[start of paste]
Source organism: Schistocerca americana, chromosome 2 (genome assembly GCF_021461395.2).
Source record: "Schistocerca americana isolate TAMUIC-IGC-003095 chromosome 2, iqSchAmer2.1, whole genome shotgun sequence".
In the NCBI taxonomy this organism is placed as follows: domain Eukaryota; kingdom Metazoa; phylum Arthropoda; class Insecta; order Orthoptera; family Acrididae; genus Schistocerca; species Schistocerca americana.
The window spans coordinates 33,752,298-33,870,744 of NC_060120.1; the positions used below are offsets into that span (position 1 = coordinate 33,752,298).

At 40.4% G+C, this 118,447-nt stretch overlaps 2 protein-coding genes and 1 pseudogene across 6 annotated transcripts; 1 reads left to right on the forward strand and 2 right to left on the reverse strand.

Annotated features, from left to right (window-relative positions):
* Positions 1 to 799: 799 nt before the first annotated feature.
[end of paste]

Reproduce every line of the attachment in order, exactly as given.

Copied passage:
Source organism: Schistocerca americana, chromosome 2 (genome assembly GCF_021461395.2).
Source record: "Schistocerca americana isolate TAMUIC-IGC-003095 chromosome 2, iqSchAmer2.1, whole genome shotgun sequence".
In the NCBI taxonomy this organism is placed as follows: domain Eukaryota; kingdom Metazoa; phylum Arthropoda; class Insecta; order Orthoptera; family Acrididae; genus Schistocerca; species Schistocerca americana.
The window spans coordinates 33,752,298-33,870,744 of NC_060120.1; the positions used below are offsets into that span (position 1 = coordinate 33,752,298).

At 40.4% G+C, this 118,447-nt stretch overlaps 2 protein-coding genes and 1 pseudogene across 6 annotated transcripts; 1 reads left to right on the forward strand and 2 right to left on the reverse strand.

Annotated features, from left to right (window-relative positions):
* Positions 1 to 799: 799 nt before the first annotated feature.